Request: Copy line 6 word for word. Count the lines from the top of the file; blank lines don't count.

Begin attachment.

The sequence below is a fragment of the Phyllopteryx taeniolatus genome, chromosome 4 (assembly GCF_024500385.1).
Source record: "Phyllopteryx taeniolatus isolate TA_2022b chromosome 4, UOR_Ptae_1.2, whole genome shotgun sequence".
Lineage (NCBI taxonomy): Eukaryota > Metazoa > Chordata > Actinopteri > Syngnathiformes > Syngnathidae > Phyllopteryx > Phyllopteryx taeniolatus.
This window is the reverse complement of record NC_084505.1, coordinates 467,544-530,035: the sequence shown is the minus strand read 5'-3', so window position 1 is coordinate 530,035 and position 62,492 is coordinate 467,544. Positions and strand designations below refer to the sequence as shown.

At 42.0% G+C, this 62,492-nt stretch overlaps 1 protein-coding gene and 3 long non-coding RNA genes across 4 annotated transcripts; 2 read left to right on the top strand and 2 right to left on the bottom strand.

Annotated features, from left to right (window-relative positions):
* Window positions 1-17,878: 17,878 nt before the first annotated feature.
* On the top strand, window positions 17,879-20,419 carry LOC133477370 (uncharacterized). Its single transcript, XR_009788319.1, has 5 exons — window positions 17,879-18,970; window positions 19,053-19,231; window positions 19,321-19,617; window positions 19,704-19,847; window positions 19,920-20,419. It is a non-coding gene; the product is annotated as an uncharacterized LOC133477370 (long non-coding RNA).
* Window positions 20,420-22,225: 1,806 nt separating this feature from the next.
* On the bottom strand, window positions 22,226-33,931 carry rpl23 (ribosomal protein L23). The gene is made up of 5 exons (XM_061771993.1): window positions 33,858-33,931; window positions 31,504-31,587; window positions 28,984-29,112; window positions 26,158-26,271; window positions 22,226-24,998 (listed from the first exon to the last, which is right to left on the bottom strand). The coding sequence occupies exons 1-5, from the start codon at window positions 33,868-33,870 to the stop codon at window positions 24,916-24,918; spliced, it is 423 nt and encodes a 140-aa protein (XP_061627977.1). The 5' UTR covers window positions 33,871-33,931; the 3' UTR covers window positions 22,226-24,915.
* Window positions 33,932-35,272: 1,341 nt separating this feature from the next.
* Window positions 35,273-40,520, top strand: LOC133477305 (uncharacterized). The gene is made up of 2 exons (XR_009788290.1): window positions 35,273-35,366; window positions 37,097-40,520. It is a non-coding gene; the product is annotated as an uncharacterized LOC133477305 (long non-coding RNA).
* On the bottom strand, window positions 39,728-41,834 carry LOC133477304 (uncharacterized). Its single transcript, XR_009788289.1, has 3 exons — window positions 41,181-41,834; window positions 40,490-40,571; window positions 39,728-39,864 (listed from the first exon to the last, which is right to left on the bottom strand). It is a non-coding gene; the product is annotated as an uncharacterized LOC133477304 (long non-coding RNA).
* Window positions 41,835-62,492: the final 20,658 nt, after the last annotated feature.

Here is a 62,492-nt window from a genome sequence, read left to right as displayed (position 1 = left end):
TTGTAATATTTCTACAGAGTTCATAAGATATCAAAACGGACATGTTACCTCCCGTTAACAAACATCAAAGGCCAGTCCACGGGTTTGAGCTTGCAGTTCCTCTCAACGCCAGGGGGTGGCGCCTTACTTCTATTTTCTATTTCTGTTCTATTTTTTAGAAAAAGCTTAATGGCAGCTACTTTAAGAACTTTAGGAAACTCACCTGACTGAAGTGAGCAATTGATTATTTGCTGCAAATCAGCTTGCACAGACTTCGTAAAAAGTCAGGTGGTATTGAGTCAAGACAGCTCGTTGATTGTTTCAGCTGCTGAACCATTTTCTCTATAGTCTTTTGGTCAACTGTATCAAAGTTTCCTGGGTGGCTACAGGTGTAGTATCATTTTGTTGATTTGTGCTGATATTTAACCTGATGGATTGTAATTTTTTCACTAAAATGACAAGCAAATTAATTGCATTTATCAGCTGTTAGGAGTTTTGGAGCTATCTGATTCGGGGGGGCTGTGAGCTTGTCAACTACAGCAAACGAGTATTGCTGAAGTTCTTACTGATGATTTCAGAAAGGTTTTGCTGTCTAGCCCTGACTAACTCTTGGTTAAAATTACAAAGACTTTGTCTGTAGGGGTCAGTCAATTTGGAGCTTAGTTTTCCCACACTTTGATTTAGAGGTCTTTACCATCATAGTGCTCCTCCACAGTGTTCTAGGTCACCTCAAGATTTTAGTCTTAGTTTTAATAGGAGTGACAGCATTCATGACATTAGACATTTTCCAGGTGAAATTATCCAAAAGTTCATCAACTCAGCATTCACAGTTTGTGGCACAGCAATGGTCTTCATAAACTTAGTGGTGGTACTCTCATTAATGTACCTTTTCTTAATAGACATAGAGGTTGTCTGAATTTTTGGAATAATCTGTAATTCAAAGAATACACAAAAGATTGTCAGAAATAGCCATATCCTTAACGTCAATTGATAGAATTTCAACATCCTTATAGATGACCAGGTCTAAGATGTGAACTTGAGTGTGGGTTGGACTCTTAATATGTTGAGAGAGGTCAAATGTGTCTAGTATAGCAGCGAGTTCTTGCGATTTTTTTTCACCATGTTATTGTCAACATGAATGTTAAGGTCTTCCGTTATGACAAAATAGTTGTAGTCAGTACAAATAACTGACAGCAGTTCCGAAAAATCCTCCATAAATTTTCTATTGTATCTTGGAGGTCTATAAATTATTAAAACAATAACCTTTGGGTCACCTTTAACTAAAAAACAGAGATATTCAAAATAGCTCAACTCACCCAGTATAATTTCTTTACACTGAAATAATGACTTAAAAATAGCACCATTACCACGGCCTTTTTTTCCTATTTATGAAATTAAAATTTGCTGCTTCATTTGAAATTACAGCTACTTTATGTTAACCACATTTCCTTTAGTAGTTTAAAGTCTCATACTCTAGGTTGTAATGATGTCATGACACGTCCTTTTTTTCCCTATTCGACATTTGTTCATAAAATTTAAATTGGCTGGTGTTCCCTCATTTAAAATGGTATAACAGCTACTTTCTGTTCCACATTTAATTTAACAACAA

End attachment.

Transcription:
Annotated features, from left to right (window-relative positions):